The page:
The Tennessee Volunteers team celebrates in the stands with the fans after a win against the Florida Gators
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Where Did the Tennessee Volunteers Nickname Come From?


In college sports, most team nicknames are clear references to something, whether their mascot is an animal or person. But the University of Tennessee might need a little explaining because not only is it a little random to those on the outside, there is also disagreement on the origin.

For anyone familiar with Tennessee, they know it is dubbed "The Volunteer State," which is easily one of the best state nicknames in the country. So obviously, that is where the name Tennessee Volunteers came from, including the women's athletic teams being referred to as the Lady Volunteers. And it also comes as no surprise that Tennessee's state dog is a Bluetick Coonhound, the same as the school's mascot.

But, as the Tennessee football team comes into Neyland Stadium to play meaningful college football games (like the one against Alabama), we thought it was time to explore the origins of the Volunteer nickname given to University of Tennessee athletics teams.

And let's be real, if Nashville's NFL team tried to pry the name away from Knoxville, a civil war would have broken out. Thankfully, the Titans is a perfectly good name and we didn't have any battles along the Tennessee River.


How the Tennessee Volunteers Nickname Originated

Hendon Hooker #5 of the Tennessee Volunteers looks to pass against Alabama Crimson Tide

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RELATED: Hendon vs Peyton: Tennessee's Two Generational QBs Are a Lot Alike

Although there are some disagreements about when the state got its name, it stems from one general idea: When the country needed people to defend their borders, the state of Tennessee had more volunteers than anywhere else.

So come with us as we explore the Rocky Top history of how the big orange Vols came to be. Trust us, this is the stuff you'll want to tell your friends at your next tailgate on gameday.

War of 1812

General Andrew Jackson on horseback in foreground commanding troops in battle against British troops commanded by General Pakenham, Jan. 8, 1815; ships in background. Artist Kurz & Allison, 1890

Photo by Pierce Archive LLC/Buyenlarge via Getty Images

The first references to the state receiving its nickname comes from the War of 1812, when the United States went to war with Great Britain over England's violation of America's maritime rights. The Tennesseans played a huge role in this war with volunteers accounting for a big part of Andrew Jackson's volunteer militia. This group was vital in the Battle of New Orleans and is what made Jackson a hero of the time and led to him leading the United States forces in the annexation of Florida during the First Seminole War.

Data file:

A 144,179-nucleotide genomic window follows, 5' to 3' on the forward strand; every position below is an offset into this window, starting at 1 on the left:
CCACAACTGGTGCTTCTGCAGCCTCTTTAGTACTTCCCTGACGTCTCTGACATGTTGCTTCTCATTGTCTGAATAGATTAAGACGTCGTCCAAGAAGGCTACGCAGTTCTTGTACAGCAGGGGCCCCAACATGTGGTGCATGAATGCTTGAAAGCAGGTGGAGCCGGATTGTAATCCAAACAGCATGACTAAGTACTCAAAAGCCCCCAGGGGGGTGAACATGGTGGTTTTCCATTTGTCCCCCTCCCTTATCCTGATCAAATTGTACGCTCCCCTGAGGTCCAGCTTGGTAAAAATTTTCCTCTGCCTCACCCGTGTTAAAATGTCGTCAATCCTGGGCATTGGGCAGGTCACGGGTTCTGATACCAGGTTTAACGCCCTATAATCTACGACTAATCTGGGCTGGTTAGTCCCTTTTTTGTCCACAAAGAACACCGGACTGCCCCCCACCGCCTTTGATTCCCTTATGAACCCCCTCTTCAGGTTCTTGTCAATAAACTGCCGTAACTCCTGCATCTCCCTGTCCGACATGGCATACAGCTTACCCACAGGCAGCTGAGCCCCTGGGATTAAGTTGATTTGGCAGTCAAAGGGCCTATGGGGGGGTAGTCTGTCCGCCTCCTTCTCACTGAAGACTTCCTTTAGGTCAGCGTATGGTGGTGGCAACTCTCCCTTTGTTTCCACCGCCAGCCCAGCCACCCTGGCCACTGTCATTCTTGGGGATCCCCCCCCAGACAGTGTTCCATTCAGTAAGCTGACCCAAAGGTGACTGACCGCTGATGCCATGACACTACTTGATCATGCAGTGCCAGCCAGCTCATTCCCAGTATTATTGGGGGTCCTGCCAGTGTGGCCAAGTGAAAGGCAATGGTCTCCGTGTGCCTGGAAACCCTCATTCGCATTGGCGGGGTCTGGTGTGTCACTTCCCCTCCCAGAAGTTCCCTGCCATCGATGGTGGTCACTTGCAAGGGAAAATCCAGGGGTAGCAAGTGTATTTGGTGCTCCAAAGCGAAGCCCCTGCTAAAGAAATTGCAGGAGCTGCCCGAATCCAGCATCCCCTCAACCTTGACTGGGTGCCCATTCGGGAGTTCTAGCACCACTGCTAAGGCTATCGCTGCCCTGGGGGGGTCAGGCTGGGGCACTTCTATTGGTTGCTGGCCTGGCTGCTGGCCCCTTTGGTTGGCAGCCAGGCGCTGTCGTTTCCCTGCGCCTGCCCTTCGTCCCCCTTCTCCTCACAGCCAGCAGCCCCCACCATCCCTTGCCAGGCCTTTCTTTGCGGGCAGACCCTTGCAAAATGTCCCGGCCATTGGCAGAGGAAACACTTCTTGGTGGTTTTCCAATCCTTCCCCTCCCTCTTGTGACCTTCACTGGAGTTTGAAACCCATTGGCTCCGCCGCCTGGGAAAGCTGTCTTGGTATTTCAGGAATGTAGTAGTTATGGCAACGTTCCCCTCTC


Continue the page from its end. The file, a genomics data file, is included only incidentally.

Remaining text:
Jackson was born in the Carolinas, but he is a famous Tennessean with his work in the state government. He is mostly known now for his fight against Cherokee, Seminoles, and many other groups of Native Americans and American Indians. However, leading the volunteer army against the British and serving on the Tennessee Supreme Court, and later living and dying in Tennessee, it is no wonder the state was considered the face of volunteerism. But some historians don't think this is the point at which the name was given.

Mexican-American War

Colour photograph of Union Soldiers of the 2nd Tennessee Volunteer Cavalry pose with their muskets, carbunes, and colt revolving rifles. Dated 1862

Photo by: Universal History Archive/UIG via Getty images

Best known for the Battle of the Alamo, the Mexican-American War is either the reason Tennessee is known as the Volunteer State, or just seriously reinforced the idea.

Some of the most famous names tied to the war that led to the Republic of Texas entering the union are from the state of Tennessee. And on multiple occasions during this conflict, it was the people of Tennessee who could be counted on to protect, defend, and volunteer for the southern border and Texas.


While I was growing up, my father would sing the song about Davy Crockett that begins with him being born in the mountain tops of Tennessee. Crockett, after not being reelected to Congress in 1935, told the people of his home state "you may all go to hell and I will go to Texas." He then went and would eventually die at the Battle of the Alamo where there was a total of 33 Tennesseans defending from General Santa Anna and the Mexican Army.

After Crockett and the Alamo fell, fellow Tennessean Sam Houston (born in Virginia but moved to Tennessee) gathered an army to chase down and defeat Santa Anna.

In 1945, when Mexican troops attacked American forces, U.S. President James K. Polk pleaded with Congress to declare war. But with just 8,000 troops, General Zachary Taylor called for reinforcements. So Polk asked for each state to offer 2,600 volunteer soldiers. With news out of Nashville that 2,600 men were needed, Tennessee did what they had shown for decades... they can be counted on. Before the week was up, over 30,000 people came forward.

After the war, the Mexican government allowed Texas to be purchased by the United States, making the Northern Mexican border along the Rio Grande, the river that covers the entire Texas-Mexican border.


No matter the year the state earned its name, they were always showing they were the Volunteer State at heart. And every athletic event, whether it is a football game or another team, anyone watching has it ingrained in their mind that Tennessee state is made up of volunteers, not just Elvis' home, country music, and the great smoky mountains.

This article was originally published on May 10, 2019, and has been updated since. 

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